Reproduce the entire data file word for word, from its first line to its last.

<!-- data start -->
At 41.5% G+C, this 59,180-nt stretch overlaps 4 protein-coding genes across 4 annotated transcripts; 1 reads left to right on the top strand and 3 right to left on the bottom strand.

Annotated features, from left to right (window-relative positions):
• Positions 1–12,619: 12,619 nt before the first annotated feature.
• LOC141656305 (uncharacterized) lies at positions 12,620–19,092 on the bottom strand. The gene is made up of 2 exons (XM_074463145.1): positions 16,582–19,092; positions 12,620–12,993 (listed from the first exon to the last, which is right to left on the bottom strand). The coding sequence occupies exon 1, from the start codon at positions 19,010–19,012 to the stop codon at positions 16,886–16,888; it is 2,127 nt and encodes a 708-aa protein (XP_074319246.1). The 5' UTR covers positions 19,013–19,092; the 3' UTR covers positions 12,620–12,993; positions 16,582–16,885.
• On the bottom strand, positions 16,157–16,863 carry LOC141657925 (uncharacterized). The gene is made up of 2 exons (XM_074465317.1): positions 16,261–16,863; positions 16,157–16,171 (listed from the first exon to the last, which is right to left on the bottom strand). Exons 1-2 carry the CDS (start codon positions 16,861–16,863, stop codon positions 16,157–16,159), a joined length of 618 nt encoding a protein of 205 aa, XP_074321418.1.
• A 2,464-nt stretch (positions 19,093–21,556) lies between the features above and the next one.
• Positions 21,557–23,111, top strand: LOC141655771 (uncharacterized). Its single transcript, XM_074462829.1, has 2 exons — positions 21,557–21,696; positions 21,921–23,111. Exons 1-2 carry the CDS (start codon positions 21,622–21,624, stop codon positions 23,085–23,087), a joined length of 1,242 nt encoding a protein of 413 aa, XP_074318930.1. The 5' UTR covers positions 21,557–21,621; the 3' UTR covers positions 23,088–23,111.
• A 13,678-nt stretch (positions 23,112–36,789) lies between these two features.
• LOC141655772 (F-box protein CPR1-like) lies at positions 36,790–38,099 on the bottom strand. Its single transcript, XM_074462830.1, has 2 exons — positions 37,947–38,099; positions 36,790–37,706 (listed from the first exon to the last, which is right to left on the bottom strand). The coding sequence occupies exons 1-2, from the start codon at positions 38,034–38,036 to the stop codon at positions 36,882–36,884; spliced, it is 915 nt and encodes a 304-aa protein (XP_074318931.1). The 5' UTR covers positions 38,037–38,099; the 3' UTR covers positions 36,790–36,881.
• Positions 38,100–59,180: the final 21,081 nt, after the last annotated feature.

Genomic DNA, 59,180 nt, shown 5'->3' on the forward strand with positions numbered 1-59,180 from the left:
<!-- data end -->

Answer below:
At 41.5% G+C, this 59,180-nt stretch overlaps 4 protein-coding genes across 4 annotated transcripts; 1 reads left to right on the top strand and 3 right to left on the bottom strand.

Annotated features, from left to right (window-relative positions):
• Positions 1–12,619: 12,619 nt before the first annotated feature.
• LOC141656305 (uncharacterized) lies at positions 12,620–19,092 on the bottom strand. The gene is made up of 2 exons (XM_074463145.1): positions 16,582–19,092; positions 12,620–12,993 (listed from the first exon to the last, which is right to left on the bottom strand). The coding sequence occupies exon 1, from the start codon at positions 19,010–19,012 to the stop codon at positions 16,886–16,888; it is 2,127 nt and encodes a 708-aa protein (XP_074319246.1). The 5' UTR covers positions 19,013–19,092; the 3' UTR covers positions 12,620–12,993; positions 16,582–16,885.
• On the bottom strand, positions 16,157–16,863 carry LOC141657925 (uncharacterized). The gene is made up of 2 exons (XM_074465317.1): positions 16,261–16,863; positions 16,157–16,171 (listed from the first exon to the last, which is right to left on the bottom strand). Exons 1-2 carry the CDS (start codon positions 16,861–16,863, stop codon positions 16,157–16,159), a joined length of 618 nt encoding a protein of 205 aa, XP_074321418.1.
• A 2,464-nt stretch (positions 19,093–21,556) lies between the features above and the next one.
• Positions 21,557–23,111, top strand: LOC141655771 (uncharacterized). Its single transcript, XM_074462829.1, has 2 exons — positions 21,557–21,696; positions 21,921–23,111. Exons 1-2 carry the CDS (start codon positions 21,622–21,624, stop codon positions 23,085–23,087), a joined length of 1,242 nt encoding a protein of 413 aa, XP_074318930.1. The 5' UTR covers positions 21,557–21,621; the 3' UTR covers positions 23,088–23,111.
• A 13,678-nt stretch (positions 23,112–36,789) lies between these two features.
• LOC141655772 (F-box protein CPR1-like) lies at positions 36,790–38,099 on the bottom strand. Its single transcript, XM_074462830.1, has 2 exons — positions 37,947–38,099; positions 36,790–37,706 (listed from the first exon to the last, which is right to left on the bottom strand). The coding sequence occupies exons 1-2, from the start codon at positions 38,034–38,036 to the stop codon at positions 36,882–36,884; spliced, it is 915 nt and encodes a 304-aa protein (XP_074318931.1). The 5' UTR covers positions 38,037–38,099; the 3' UTR covers positions 36,790–36,881.
• Positions 38,100–59,180: the final 21,081 nt, after the last annotated feature.

Genomic DNA, 59,180 nt, shown 5'->3' on the forward strand with positions numbered 1-59,180 from the left: